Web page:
Riding is Interesting and an Adventure in Carson City

I was recently reading local commentary over on Carson Now titled, Driving is Interesting and an Adventure in Carson City. The title is sarcastic, the article really expressing the author’s frustrations with driving in our city. While the points made in the article are valid, they’re certainly not unique to Carson City. This is simply the reality of driving a car in an urban environment. And to be fair, Carson is actually pretty easy to drive in when compared to somewhere like the Bay Area.

Stuck in Traffic
You are not stuck in traffic, you are traffic.

Another interesting thing about the article is the comments. All the comments are apparently made by expert drivers. But is this really likely? We’ve taken driving for granted as our first choice for personal transportation for so long now, that we fail to see ourselves as the cause of the problem. It’s always the other guy. But really, we are not stuck in traffic, we are traffic. In other words, anytime you drive your car down the road or try to park it, you are part of the very problem that is frustrating you.

What started out as a promising idea for personal mobility in the early 20th century, has now become one of the biggest challenges of our time. Trying to accommodate millions of personal cars on our roads has led to many problems including financial burden, air and noise pollution, health problems, traffic congestion, unsafe streets, thousands of “accidents” with many fatalities, environmental disasters, and a strain on our natural resources. And since we rely on many other countries for our oil, some of them not so friendly to us, it has even become an issue of national security. We build more and more parking lots, roads, highways, and freeways, but it never seems to be enough. A new road is built while another one is neglected to crumble away.

From the Chicago Complete Streets Guidelines.
Better transportation priorities

The title of my article is Riding is Interesting and an Adventure in Carson City, but it’s in no way sarcastic. This is really the way I feel. Since 2007, I’ve made biking and walking my primary modes of transportation, saving the car for multi-occupant trips, long distances, or heavy cargo. I love starting and finishing the day with a bike ride. When biking a short distance seems overkill, I’ll walk. On busy days inside, it helps me get the outside time I need. Fresh air, exercise, scenery, and a chance to see people in the community face to face.  More aware of the change in seasons, enjoying the sights and smells of whats currently blooming, baking, or brewing, getting up-close and personal with the wildlife that walks and lives in our city. Every ride is a mini-adventure. All this with very little time penalty for not driving a motor vehicle, extra money in my wallet, and I arrive at my destination in a good mood.

There’s never a shortage of space in the bike lanes, bike paths, and quiet side roads. Parking is never an issue, and I often get to park my bike right in front of where I’m going. Getting stuck in traffic or a parking lot is pretty much non-existent thanks to the maneuverability and portability of a bicycle.  And as long as I follow the traffic rules, I get the space and courtesy I need from other road users.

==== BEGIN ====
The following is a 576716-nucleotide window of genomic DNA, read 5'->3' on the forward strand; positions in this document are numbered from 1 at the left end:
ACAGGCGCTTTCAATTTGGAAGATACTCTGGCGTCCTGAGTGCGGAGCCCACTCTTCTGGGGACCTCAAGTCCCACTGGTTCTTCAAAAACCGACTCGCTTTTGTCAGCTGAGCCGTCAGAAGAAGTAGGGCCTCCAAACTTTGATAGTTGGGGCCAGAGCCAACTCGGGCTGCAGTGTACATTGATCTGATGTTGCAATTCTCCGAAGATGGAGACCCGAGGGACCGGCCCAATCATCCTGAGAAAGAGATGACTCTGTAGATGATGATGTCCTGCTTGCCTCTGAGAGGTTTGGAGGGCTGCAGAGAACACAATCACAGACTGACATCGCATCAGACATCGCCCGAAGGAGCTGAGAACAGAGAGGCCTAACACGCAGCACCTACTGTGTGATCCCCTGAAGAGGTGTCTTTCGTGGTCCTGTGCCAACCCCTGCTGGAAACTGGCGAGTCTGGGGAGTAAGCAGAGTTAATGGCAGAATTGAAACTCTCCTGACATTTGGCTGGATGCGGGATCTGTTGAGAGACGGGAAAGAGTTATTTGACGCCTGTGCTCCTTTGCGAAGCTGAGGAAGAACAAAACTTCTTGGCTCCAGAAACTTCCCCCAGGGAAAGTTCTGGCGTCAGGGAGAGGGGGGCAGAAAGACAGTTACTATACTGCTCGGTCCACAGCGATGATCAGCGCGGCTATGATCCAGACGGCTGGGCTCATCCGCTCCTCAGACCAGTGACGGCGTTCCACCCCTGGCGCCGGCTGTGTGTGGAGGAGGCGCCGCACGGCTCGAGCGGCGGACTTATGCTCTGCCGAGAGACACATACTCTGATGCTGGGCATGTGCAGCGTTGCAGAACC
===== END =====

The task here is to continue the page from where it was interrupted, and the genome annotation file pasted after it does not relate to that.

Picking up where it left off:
Amount of space required to transport the same number of passengers by car, bus, or bicycle.
Single occupant cars are a burden on our transportation system.

So what can we all do to make driving more pleasant in Carson City?  Drive less, drive smarter, and use alternative forms of transportation if you are able.  Fewer cars on the road makes it nicer for everyone.

Here are some suggestions for using your car less:

  • For trips a mile or less, walk!  You’ll be surprised at how quickly you get there, and the things you’ll see along the way.
  • Trips of 2 – 3 miles are easy on a bike, and often just as fast as driving.
  • Use a basket, rack and pannier, or bike trailer to increase your cargo carrying capacity.
  • Use public transportation.  Carson City has a nice bus system, and with today’s gas prices, it’s likely that it’s more affordable than driving.
  • Incorporate biking and walking with public transportation to extend your range.  Bus stops have bike racks, and most of the buses are outfitted with a bike carrier.
  • Keep a bike at the office for errands throughout the day.
  • When you must drive, share a ride with someone else.

So is riding a bike for transportation practical for everyone’s situation?  Certainly not.  But many of us are able if we simply made the choice to do so.  Often the barriers to riding are not physical challenges.  There are many myths to overcome, such as it’s too hard, too dangerous, too dirty and sweaty, silly cycling clothing will be involved, or that there will be a loss of social status without an expensive vehicle.  None of these things have to be true.  It just takes some education, practice, and the courage to give it a try.  Driving in urban centers will not get much better if you’re already frustrated now.  One thing I can assure you though, is that riding is interesting and an adventure in Carson City.  Ride your bike, have some fun, and leave the frustration behind!

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